Every day brings another data breach, ransomware attack or phishing attempt on businesses around the globe. Whether it's a local business or a worldwide corporation, nobody is immune to the threat of a cyber security incident. These types of attacks can stop businesses in their tracks, and let's face it, when your business stops operations, you stop earning money.
In June, the FBI's Cyber Division reported that their Internet Crime Complaint Center had already received as many complaints regarding cyber attacks in the past six months than in all of 2019. Of all of the complaints received, more than 20,000 were related to COVID-19 cheat schemes. Many businesses right now are less concerned with cybersecurity as they focus more on just staying afloat. With guards down, cyber criminals are going to work to take advantage of those who are not vigilant. Here are some of the latest statistics on cybersecurity and ways in which you can protect your business.
- According to Verizon's 2020 Data Breach Investigations Report, 67% of all data breaches were caused by credential theft, social attacks (phishing and business email compromise) and errors. Compromised credentials pose an enormous threat to businesses, and are easily obtained in many ways including brute force attacks, email scams or via the dark web. To protect your company, double down on efforts to improve security and take advantage of two-factor authentication (2FA) and single sign-on for beefed up security. Also, dark web monitoring is critical to find compromised credentials quickly. By knowing what credentials are vulnerable, you can implement changes to prevent a data breach from occuring.
- Per IBM's Cost of a Data Breach Report 2020, the average cost of a data breach is $3.86 MILLION. It is important to note that this figure is the a global one. The average cost of a data breach is nearly three times the global average at $8.64 MILLION. Again, these figures can vary across different industries as well. The most expensive attacks occur against healthcare organizations. This is likely due to the amount of personally-identifiable information that is available with a healthcare provider. Protecting your company against a breach is critical and the most vulnerable areas of your business are endpoints. Endpoints are are end-user devices on your network such as computers, mobile devices and printers. With the rise of BYOD (bring your own device) policies and remote work from home, your network has probably never been more open with endpoints. All of these are gateways of entry for a cyber attack if left unattended. With endpoint security software, encryption and application control secure devices accessing your network and allow you to better control what can and can't access your network. Data encryption at endpoints helps your business stay safe from data leaks and losses, while application control stops users from executing unauthorized applications that cause network vulnerabilities. When used in conjunction with antivirus protection, both endpoints and your network are protected.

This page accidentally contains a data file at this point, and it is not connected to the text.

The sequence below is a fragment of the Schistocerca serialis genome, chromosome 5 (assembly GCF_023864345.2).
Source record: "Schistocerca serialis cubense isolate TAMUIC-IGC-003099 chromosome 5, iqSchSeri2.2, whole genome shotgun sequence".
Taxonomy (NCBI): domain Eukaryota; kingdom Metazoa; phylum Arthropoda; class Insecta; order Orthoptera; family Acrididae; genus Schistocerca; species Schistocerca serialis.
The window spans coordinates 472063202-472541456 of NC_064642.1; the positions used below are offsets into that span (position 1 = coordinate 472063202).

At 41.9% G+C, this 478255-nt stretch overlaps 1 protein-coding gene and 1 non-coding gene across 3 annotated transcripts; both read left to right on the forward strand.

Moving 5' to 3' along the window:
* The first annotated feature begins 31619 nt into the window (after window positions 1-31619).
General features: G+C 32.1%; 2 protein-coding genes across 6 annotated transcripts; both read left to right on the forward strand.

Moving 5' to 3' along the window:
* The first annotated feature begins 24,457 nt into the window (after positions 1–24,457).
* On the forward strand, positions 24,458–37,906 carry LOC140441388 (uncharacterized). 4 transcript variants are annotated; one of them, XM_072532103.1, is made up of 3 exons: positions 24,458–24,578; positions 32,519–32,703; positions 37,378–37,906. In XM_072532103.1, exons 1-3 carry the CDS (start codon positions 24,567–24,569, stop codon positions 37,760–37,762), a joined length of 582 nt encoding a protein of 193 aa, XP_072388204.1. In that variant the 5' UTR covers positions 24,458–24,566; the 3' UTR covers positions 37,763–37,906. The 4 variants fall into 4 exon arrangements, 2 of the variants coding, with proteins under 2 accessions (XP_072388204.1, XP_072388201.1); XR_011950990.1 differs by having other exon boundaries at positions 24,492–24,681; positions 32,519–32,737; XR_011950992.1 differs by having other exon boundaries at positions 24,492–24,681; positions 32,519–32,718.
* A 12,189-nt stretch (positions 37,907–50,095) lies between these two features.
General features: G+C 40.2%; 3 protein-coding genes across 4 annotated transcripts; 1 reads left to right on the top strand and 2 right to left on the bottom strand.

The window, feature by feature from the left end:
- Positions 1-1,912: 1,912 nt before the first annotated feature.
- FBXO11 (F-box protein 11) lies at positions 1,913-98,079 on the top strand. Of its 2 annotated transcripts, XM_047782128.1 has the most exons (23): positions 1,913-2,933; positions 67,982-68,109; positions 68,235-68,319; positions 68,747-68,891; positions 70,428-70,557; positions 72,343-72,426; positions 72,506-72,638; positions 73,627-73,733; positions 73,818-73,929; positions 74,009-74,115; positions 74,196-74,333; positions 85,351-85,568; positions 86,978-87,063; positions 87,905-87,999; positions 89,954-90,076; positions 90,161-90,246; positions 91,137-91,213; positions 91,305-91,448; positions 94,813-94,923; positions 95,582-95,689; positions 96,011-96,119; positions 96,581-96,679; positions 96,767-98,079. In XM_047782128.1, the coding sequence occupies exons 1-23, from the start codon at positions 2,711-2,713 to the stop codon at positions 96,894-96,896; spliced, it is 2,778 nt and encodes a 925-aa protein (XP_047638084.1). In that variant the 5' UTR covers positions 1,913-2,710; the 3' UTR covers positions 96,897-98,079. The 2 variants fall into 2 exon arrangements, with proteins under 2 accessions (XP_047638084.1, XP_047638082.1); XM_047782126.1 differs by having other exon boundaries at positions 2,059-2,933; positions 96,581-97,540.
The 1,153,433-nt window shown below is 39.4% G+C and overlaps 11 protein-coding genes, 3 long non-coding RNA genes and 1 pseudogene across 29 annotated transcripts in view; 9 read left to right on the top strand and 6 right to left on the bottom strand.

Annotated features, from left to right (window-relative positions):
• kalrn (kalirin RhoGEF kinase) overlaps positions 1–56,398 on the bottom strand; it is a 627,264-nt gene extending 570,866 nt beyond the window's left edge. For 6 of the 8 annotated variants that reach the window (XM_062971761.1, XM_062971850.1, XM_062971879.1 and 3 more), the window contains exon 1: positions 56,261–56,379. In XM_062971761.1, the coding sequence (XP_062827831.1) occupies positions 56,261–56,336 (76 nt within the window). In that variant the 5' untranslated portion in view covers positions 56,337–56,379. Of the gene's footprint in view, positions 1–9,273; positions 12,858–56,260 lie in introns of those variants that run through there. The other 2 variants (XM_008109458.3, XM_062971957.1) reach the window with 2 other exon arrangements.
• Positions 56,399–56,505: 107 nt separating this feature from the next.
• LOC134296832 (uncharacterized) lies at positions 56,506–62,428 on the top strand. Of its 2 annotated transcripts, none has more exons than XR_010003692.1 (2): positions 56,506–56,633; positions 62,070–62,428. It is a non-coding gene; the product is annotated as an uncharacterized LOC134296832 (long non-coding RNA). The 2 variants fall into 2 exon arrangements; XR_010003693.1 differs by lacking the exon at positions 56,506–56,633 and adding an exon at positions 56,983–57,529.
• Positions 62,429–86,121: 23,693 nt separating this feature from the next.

- More than 80% of all malware incidents involve some sort of phishing, according to CSO Magazine. Phishing is a type of cyber attack in which criminals "phish" for information via gaining the trust of the email recipient. Phishing emails often look like they're from a trusted source, like your bank or maybe even your boss, and their intent is to get you to either hand over sensitive information or download malware. To prevent phishing incidents, it is important for employers to educate their staff to spot phishing and report attempts to phish to your managed IT services provider or IT staff. There are some great employee training programs that businesses can utilize get their employees on the lookout for phishing and stop it before it's a breach.
- Industry-leader ZDNet reports that one in three data breaches are caused by unpatched vulnerabilities. Software and network hardware today is constantly evolving and changing. Think of your mobile device, and how often you need to update apps. Many of these updates are actually security patches that are created to block a vulnerability found in the program. The same type of updates are available for operating systems (Windows, iOS), productivity software (Word, Excel) and many other programs. The volume of patches that are put out by software makers in a month is astounding, with companies reporting somewhere between 10 and 50 patches to apply every month! If you're a small or mid-size business with limited IT resources, that is going to be a challenge. With patch management tools from a managed IT services provider, you can keep your servers and network hardware updated with automated discovery and delivery of missing patches and updates.
With these worrisome cybersecurity statistics, it is critical that businesses pay attention to their security vulnerabilities and work to block the methods by which attackers can strike. If you're a small or mid-size business, a managed IT services provider can offer a reliable service with a fixed monthly cost that you can budget for each month. A reputable Managed IT services can handle all of these issues for you, allowing your business to focus on what you do best!